Cancer Survivors Today Live Nearly Six times Longer Than They Did Four Decades Ago

The Macmillan Cancer Support charity said that the cancer mean survival time, the time from diagnosis until fewer than half of patients are still alive, has increased from one year to 5.8 years since 1971.

People live nearly six times longer after being diagnosed with cancer now than they did four decades ago.

The charity said that the figures reflected ‘real progress’ in how long people live after being diagnosed with cancer.

Patients diagnosed with six cancers, including breast, colon and non-Hodgkin’s lymphoma, can expect to live for longer. The median survival time is more than ten years.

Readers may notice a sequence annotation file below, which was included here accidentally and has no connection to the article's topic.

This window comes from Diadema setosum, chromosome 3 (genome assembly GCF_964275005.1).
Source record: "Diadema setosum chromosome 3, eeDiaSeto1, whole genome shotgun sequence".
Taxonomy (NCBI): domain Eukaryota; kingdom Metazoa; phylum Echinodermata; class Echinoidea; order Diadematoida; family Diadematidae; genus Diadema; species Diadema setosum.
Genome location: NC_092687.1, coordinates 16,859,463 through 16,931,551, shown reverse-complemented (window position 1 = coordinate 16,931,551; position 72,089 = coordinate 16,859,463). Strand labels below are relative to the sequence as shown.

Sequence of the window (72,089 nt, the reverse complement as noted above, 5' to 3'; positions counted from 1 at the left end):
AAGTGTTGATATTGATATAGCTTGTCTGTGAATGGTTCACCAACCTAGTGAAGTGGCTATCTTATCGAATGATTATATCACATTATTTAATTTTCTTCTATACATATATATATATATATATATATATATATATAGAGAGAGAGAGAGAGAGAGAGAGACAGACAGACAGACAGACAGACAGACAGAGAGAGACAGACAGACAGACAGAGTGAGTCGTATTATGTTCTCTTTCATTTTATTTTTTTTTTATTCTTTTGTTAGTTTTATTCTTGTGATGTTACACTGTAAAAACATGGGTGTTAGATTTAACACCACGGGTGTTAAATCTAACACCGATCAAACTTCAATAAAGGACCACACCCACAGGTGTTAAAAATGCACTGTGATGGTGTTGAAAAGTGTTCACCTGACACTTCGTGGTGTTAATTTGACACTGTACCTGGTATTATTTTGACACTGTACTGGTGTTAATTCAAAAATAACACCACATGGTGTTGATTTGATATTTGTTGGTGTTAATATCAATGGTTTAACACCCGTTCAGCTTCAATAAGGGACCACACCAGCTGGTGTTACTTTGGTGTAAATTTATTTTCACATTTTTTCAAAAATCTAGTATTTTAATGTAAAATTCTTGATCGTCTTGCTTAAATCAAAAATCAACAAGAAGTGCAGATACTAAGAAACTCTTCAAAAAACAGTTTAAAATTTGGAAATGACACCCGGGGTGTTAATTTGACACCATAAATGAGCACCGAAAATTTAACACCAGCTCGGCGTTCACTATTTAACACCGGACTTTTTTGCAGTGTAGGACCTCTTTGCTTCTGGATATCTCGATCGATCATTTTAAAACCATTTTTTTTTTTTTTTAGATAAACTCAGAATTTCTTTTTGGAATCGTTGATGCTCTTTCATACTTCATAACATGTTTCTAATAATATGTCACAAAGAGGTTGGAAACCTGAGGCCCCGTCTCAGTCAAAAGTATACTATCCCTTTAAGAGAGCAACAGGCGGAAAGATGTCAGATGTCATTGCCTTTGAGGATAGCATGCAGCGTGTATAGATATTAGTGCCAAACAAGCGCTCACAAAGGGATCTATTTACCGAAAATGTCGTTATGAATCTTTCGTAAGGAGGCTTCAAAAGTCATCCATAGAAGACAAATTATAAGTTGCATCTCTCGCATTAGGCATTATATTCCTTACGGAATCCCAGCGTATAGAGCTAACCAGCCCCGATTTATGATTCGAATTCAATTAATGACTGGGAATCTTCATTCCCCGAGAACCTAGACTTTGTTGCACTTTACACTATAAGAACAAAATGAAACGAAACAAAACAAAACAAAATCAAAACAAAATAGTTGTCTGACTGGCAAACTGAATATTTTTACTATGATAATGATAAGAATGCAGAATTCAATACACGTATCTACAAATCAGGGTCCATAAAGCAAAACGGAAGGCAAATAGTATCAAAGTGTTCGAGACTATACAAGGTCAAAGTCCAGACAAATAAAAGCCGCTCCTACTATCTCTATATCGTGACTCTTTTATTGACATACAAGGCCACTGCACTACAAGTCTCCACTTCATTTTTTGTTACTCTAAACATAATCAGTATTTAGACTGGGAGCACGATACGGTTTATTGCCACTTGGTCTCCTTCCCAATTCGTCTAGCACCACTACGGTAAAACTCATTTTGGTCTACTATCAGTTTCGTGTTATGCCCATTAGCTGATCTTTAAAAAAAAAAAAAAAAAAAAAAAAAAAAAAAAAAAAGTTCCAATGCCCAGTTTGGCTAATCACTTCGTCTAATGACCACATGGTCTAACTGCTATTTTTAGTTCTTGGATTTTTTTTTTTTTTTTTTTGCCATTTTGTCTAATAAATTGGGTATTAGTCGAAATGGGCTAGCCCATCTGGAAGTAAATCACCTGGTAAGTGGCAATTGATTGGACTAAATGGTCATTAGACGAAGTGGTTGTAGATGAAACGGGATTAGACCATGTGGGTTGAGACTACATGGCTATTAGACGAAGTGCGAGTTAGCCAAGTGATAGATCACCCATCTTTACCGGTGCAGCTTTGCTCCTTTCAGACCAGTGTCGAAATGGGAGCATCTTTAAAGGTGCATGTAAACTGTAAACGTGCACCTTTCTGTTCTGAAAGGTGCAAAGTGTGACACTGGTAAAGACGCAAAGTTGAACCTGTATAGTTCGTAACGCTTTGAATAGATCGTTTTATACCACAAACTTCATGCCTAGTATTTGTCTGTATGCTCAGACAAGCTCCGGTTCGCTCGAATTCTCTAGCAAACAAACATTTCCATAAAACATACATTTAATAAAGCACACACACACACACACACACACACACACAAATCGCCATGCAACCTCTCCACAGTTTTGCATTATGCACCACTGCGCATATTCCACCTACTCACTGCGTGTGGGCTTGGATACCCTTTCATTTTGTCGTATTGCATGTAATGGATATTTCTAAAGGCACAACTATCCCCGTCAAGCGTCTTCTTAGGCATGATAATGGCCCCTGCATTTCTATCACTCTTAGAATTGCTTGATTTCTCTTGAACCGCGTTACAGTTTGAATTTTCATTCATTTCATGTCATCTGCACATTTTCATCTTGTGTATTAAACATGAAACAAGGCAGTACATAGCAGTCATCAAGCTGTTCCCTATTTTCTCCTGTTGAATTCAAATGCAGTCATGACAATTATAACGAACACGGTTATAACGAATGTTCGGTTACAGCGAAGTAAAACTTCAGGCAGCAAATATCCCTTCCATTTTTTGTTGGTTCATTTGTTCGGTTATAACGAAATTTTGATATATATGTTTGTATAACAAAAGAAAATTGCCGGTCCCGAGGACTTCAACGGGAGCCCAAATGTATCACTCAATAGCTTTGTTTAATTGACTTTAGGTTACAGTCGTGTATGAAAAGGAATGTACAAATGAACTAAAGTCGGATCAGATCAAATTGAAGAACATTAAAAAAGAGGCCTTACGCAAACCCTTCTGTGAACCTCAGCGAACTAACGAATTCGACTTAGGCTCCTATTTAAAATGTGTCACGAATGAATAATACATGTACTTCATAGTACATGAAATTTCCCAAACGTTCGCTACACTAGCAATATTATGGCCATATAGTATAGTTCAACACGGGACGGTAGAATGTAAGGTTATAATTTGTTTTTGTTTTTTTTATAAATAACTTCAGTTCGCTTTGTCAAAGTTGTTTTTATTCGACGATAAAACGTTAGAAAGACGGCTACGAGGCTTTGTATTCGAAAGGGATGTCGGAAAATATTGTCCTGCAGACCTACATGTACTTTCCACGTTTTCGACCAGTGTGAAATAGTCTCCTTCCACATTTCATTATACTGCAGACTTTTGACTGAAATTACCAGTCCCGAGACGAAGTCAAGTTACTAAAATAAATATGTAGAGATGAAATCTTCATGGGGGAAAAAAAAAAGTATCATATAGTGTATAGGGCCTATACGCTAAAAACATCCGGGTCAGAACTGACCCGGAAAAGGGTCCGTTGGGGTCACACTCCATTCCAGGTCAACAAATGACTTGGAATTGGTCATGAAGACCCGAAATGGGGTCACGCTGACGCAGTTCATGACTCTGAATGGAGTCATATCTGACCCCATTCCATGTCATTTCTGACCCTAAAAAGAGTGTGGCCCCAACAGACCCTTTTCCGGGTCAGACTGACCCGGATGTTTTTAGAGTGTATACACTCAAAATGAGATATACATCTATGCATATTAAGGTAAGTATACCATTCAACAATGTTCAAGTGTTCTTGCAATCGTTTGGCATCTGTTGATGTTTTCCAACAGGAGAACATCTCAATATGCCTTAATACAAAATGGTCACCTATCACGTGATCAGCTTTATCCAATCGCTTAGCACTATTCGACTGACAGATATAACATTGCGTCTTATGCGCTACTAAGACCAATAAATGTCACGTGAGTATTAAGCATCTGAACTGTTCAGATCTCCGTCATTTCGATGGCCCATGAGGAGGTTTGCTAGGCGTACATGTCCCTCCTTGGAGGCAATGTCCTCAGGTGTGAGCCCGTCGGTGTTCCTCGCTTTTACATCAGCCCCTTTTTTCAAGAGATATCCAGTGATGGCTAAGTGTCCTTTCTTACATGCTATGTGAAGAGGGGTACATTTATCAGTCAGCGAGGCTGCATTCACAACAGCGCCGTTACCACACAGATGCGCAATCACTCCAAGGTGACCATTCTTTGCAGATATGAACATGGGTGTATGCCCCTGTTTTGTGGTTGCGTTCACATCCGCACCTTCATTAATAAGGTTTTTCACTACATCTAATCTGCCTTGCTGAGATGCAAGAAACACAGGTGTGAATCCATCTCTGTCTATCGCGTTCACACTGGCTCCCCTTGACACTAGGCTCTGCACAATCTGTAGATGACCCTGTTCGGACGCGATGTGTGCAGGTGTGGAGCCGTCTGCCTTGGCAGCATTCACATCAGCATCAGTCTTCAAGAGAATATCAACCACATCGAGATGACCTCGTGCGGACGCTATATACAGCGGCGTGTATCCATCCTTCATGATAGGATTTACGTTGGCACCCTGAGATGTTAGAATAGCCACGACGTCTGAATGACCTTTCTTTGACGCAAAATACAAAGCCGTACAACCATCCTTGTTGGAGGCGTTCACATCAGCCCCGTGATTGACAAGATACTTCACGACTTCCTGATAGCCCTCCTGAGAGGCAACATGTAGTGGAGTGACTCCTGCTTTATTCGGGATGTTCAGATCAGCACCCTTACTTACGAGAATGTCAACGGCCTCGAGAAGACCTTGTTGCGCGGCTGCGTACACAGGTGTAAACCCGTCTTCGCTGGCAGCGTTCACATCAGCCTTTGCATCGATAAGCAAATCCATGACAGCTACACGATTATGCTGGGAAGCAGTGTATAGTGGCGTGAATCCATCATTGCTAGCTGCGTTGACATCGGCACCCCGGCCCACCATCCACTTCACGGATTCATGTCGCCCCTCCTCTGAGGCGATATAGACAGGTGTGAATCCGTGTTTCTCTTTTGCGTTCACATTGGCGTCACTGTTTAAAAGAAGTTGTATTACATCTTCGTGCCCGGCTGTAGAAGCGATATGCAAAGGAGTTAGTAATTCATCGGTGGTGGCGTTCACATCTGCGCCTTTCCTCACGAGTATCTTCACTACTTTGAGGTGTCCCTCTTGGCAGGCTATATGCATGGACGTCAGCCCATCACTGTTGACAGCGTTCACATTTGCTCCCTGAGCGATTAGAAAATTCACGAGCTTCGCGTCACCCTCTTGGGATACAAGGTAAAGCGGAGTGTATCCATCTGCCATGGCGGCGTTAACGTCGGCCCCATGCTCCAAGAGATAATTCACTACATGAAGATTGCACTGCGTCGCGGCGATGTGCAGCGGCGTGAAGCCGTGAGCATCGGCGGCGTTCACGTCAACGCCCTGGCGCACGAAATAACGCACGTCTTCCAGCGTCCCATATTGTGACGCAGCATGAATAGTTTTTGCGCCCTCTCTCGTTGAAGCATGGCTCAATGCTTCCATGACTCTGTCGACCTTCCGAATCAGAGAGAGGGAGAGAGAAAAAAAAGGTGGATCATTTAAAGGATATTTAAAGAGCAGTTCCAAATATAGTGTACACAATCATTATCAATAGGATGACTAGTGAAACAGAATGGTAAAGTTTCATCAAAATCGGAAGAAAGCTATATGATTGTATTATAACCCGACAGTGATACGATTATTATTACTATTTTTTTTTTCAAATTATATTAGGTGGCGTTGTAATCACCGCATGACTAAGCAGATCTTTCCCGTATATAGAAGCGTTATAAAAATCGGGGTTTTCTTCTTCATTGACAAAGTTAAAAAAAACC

But survival times for lung, brain and pancreatic cancer are still ‘counted in weeks rather than years’, the charity said.

The findings are based on the charity’s analysis of the London School of Hygiene and Tropical Medicine’s relative survival index, an audit based on the Office for National Statistics (ONS) data on mortality.

“This research is a huge breakthrough in seeing the real picture of how long people are living after a cancer diagnosis, ” according to Ciaran Devane, the charity’s chief executive.

“But the good news is tempered by the shocking variation between cancer types. Though we can celebrate increasing median survival times for some cancers such as breast and colon cancers, there has been lamentably poor progress made for lung and pancreatic cancer.”

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